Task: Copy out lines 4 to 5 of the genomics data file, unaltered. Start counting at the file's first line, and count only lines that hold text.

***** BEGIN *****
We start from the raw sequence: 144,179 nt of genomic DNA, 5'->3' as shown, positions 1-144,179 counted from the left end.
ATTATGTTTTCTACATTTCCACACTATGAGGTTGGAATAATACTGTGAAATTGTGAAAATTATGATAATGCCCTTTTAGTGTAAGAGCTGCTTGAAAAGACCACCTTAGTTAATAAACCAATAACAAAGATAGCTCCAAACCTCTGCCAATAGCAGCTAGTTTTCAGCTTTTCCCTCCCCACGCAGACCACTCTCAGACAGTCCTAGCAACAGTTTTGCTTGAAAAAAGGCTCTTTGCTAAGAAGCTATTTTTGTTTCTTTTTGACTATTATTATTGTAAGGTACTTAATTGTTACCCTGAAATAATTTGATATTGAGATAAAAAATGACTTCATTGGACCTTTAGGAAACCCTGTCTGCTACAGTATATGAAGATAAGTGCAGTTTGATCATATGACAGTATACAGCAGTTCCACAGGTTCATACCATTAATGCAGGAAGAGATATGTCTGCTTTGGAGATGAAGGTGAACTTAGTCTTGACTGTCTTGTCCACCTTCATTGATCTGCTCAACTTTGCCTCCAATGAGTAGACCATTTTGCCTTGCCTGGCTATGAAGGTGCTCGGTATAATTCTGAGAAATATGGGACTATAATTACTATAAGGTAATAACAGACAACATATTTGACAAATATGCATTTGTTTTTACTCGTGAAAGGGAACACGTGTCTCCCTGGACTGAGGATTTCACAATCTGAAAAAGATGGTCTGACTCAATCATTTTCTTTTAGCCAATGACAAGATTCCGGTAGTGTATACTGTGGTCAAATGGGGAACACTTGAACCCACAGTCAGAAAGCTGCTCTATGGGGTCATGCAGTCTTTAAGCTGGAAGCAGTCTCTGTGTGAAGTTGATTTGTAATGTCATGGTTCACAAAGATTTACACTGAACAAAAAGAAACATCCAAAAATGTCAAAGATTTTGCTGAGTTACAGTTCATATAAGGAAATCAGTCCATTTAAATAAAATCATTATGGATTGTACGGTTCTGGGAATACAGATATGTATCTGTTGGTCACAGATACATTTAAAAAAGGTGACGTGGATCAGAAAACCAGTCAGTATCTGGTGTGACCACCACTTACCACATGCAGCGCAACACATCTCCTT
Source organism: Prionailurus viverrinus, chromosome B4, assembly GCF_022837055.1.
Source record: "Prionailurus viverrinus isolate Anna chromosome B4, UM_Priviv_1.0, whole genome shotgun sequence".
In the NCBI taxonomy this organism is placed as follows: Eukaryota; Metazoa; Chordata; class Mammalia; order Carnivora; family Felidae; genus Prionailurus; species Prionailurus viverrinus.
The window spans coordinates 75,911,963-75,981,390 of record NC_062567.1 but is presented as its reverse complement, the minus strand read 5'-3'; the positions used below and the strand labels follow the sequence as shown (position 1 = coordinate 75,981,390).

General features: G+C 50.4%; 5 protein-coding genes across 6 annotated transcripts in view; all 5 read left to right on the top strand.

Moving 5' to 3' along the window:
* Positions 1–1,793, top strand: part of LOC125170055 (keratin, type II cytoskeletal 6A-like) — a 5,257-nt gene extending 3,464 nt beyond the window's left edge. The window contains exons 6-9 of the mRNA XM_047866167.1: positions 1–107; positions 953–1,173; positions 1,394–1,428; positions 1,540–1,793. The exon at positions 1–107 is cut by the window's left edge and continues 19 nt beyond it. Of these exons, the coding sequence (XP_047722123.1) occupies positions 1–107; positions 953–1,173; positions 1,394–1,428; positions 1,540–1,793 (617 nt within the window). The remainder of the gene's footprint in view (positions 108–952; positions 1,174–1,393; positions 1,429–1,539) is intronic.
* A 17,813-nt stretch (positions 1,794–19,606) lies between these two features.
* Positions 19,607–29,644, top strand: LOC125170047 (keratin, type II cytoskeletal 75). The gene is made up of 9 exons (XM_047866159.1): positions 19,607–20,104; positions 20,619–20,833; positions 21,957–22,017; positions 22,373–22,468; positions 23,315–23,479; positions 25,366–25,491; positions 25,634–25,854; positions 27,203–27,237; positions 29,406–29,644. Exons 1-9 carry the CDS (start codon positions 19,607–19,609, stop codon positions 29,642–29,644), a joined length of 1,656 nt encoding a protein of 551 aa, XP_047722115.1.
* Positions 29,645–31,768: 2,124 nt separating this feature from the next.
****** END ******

Source record: "Prionailurus viverrinus isolate Anna chromosome B4, UM_Priviv_1.0, whole genome shotgun sequence".
In the NCBI taxonomy this organism is placed as follows: Eukaryota; Metazoa; Chordata; class Mammalia; order Carnivora; family Felidae; genus Prionailurus; species Prionailurus viverrinus.